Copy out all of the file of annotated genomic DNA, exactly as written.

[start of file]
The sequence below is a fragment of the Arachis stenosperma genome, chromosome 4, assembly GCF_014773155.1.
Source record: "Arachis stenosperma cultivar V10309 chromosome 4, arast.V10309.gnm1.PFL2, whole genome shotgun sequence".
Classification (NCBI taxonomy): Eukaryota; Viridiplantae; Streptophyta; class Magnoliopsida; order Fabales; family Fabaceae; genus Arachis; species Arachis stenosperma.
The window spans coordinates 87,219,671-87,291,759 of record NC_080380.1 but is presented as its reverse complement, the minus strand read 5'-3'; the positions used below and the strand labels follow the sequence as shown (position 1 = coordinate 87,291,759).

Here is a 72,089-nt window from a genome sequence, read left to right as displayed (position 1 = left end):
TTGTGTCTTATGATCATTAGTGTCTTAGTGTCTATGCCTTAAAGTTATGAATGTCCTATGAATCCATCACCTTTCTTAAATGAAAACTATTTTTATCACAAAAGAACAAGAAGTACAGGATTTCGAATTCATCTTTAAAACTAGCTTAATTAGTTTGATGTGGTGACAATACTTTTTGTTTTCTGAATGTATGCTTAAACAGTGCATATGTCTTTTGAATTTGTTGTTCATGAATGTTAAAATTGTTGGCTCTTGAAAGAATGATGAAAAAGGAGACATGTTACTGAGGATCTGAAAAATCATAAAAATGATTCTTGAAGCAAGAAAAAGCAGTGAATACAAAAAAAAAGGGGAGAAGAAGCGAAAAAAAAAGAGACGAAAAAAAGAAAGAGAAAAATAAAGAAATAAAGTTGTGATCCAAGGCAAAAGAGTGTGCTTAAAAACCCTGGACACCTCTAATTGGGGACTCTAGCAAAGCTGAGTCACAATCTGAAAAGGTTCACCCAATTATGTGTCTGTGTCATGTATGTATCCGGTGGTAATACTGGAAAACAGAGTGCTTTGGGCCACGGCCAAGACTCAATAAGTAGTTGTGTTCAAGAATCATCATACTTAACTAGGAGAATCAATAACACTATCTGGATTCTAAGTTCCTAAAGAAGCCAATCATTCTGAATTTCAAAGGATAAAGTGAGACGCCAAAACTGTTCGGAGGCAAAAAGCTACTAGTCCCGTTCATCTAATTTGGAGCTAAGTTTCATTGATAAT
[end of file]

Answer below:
The sequence below is a fragment of the Arachis stenosperma genome, chromosome 4, assembly GCF_014773155.1.
Source record: "Arachis stenosperma cultivar V10309 chromosome 4, arast.V10309.gnm1.PFL2, whole genome shotgun sequence".
Classification (NCBI taxonomy): Eukaryota; Viridiplantae; Streptophyta; class Magnoliopsida; order Fabales; family Fabaceae; genus Arachis; species Arachis stenosperma.
The window spans coordinates 87,219,671-87,291,759 of record NC_080380.1 but is presented as its reverse complement, the minus strand read 5'-3'; the positions used below and the strand labels follow the sequence as shown (position 1 = coordinate 87,291,759).

Here is a 72,089-nt window from a genome sequence, read left to right as displayed (position 1 = left end):
TTGTGTCTTATGATCATTAGTGTCTTAGTGTCTATGCCTTAAAGTTATGAATGTCCTATGAATCCATCACCTTTCTTAAATGAAAACTATTTTTATCACAAAAGAACAAGAAGTACAGGATTTCGAATTCATCTTTAAAACTAGCTTAATTAGTTTGATGTGGTGACAATACTTTTTGTTTTCTGAATGTATGCTTAAACAGTGCATATGTCTTTTGAATTTGTTGTTCATGAATGTTAAAATTGTTGGCTCTTGAAAGAATGATGAAAAAGGAGACATGTTACTGAGGATCTGAAAAATCATAAAAATGATTCTTGAAGCAAGAAAAAGCAGTGAATACAAAAAAAAAGGGGAGAAGAAGCGAAAAAAAAAGAGACGAAAAAAAGAAAGAGAAAAATAAAGAAATAAAGTTGTGATCCAAGGCAAAAGAGTGTGCTTAAAAACCCTGGACACCTCTAATTGGGGACTCTAGCAAAGCTGAGTCACAATCTGAAAAGGTTCACCCAATTATGTGTCTGTGTCATGTATGTATCCGGTGGTAATACTGGAAAACAGAGTGCTTTGGGCCACGGCCAAGACTCAATAAGTAGTTGTGTTCAAGAATCATCATACTTAACTAGGAGAATCAATAACACTATCTGGATTCTAAGTTCCTAAAGAAGCCAATCATTCTGAATTTCAAAGGATAAAGTGAGACGCCAAAACTGTTCGGAGGCAAAAAGCTACTAGTCCCGTTCATCTAATTTGGAGCTAAGTTTCATTGATAAT